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‘Chained For Love’ (Fantasia 2018 review)

Produced by Daniel Patrick Carbone,
Vanessa McDonnell, Matthew Petock,
Dan Schoenbrun, Zachary Shedd

Written and Directed by Aaron Schimberg
Starring Jess Weixler, Adam Pearson,
Stephen Plunkett, Charlie Korsmo

Fantasia 2018


What is beauty?

Is it what society considers “beautiful”?

Or does beauty belong to us all?

Unfortunately for many, those not deemed “beautiful” or even just average in looks can never reach their full potential.

For those who are considered the opposite of “beautiful” are often subjected to abuse, taunts, a harder life and often times considered not even human.

Chained for Life tries to bring together the beautiful with the undesirable to question who is truly beautiful both inside and out.

To understand Chained for Life is to understand this is movie within a movie. Written and directed by Aaron Schimberg, Jess Weixler plays Mabel in a horror film that’s being filmed in a creepy abandoned hospital. In order for this actress to relate more to her character who is physically blind and blind to the atrocities surrounding her, she decides to live below her means.

In the movie within the movie, Max plays Mabel’s brother (Stephen Plunkett) and his nurse played by Sarah (Sari Lennick) who are violently experimenting on patients at the hospital. To add to the authenticity of the movie its Herr Director (Charlie Korsmo) cast “freaks” as the hospital patients, including Rosenthal (Adam Pearson), a man with a facial deformity to play Mabel’s love interest. Since Mabel allows herself to live as a “freak” is quickly bonds with Rosenthal and the two are instantly attracted to each other both on and off set.

While onset the “freaks” are treated with love and respect, however, once filming stops so does their positive treatment. The “normal” actors enjoy a life of easy with an actual hotel room to sleep in, while the “freaks” must stay at the abandoned hospital to sleep on cots. Made-up excuses are used to justify this separation like the lack of “handicap accessible rooms” and the “equipment needing to be protected”. However, the “freaks” never let their mistreatment get them down and as they find ways in the hospital to enjoy themselves, including making their own set of mini-movies.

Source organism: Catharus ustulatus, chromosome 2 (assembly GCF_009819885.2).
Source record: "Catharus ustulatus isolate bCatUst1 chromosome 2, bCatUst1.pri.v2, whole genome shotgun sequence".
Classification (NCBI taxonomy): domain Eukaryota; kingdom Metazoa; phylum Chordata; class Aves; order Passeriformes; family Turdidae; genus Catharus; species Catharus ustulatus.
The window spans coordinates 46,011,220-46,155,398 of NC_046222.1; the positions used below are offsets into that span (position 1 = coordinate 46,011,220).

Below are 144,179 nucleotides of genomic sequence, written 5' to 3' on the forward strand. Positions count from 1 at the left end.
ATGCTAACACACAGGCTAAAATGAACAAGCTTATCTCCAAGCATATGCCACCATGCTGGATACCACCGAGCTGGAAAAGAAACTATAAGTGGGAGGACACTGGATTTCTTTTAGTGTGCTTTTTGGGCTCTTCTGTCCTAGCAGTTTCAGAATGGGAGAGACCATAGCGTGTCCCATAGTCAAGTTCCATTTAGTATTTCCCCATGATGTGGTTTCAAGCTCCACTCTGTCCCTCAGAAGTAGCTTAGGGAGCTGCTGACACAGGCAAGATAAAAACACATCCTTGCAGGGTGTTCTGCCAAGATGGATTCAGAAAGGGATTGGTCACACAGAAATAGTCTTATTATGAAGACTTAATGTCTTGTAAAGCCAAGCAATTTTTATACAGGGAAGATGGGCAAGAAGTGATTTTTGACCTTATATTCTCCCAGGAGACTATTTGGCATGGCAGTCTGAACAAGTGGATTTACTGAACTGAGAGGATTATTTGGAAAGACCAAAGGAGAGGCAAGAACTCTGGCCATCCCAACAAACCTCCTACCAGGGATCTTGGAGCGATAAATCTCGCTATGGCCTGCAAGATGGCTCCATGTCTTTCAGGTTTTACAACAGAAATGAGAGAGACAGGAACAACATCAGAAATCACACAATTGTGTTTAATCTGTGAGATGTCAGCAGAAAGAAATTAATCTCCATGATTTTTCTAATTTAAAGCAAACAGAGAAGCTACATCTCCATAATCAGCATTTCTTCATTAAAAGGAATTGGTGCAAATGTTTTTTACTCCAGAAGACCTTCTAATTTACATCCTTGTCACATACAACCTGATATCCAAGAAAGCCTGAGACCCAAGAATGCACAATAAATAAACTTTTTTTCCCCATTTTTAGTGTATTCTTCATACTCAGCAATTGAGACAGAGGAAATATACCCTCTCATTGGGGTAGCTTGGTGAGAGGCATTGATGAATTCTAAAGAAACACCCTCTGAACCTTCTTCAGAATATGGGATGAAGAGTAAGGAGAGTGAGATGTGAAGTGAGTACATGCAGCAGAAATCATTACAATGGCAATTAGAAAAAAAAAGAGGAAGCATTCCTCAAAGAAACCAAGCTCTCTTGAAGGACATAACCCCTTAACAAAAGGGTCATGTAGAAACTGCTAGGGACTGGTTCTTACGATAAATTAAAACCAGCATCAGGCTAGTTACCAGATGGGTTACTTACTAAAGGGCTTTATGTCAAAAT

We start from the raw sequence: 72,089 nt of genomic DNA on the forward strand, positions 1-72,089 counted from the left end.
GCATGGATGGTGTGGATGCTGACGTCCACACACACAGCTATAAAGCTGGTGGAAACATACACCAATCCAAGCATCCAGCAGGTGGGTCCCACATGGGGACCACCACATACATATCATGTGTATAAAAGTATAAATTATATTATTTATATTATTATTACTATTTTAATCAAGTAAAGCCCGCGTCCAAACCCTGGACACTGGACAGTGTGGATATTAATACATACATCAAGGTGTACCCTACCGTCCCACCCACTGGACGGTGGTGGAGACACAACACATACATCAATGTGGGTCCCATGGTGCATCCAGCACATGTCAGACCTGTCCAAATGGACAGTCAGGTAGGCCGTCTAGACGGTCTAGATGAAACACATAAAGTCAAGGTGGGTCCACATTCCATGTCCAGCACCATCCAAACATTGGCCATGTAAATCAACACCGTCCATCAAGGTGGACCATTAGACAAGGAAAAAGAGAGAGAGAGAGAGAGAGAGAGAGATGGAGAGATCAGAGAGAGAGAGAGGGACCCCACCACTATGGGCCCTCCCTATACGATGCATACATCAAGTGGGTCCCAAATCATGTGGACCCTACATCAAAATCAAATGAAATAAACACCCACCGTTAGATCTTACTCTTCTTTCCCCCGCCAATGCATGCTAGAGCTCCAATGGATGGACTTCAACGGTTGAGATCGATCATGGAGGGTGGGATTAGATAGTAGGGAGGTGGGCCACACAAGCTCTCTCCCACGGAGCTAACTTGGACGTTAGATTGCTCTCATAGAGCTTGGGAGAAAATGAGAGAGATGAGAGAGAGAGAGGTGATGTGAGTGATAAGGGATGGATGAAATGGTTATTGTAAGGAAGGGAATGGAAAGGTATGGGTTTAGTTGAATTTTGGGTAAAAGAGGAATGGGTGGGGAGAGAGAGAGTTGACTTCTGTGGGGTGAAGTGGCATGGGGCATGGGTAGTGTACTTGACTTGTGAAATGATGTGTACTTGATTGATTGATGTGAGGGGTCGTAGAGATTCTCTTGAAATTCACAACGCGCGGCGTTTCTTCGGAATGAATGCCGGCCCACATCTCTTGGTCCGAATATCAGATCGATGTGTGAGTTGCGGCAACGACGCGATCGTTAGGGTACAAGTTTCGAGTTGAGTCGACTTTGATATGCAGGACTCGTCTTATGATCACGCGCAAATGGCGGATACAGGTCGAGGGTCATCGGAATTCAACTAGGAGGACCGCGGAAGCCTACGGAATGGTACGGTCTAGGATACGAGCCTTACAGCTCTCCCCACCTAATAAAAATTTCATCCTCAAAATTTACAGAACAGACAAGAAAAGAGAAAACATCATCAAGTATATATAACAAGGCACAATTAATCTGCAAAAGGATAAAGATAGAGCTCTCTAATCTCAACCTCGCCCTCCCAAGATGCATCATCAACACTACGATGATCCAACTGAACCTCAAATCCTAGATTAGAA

As filming continues Herr Director becomes more evil, and tries to add to the shock value of his movie by treating the “freaks” as less than human and at times the movie becomes uncomfortable to watch. The disconnect between the “freaks” and those considered “beautiful” is astonishing as both parties accepts this grow level of mistreatment.

Chained for Life is hard to watch and rather confusing.

However, it’s a powerful movie highlighted the best and the worst of humanity. Beautifully filmed, there are moments with the “freaks” showing the audience how we’re all connected no matter how we look on the outside. Rosenthal is passionate and expressive. Longing to be a waiter, he just wants to be accepted by society, a simple dream that seem impossible. Despite his treatment, he never allows himself to become negative. It is with the love and support of Mabel that creates their bond, their feeling of equality that draws the audience into their storyline.

Blurring the lines between fantasy and reality, Chained for Life is not for everyone. However, the audience is able to feel the effort and heart each cast member poured into this film to help create a message that’s much-needed in today’s society: sensitivity.

It’s often hard to remember there’s more to a person than their looks and if society is able to look pass this, they’ll see they’ll see there’s a lot more commonality with each other than what is assumed.


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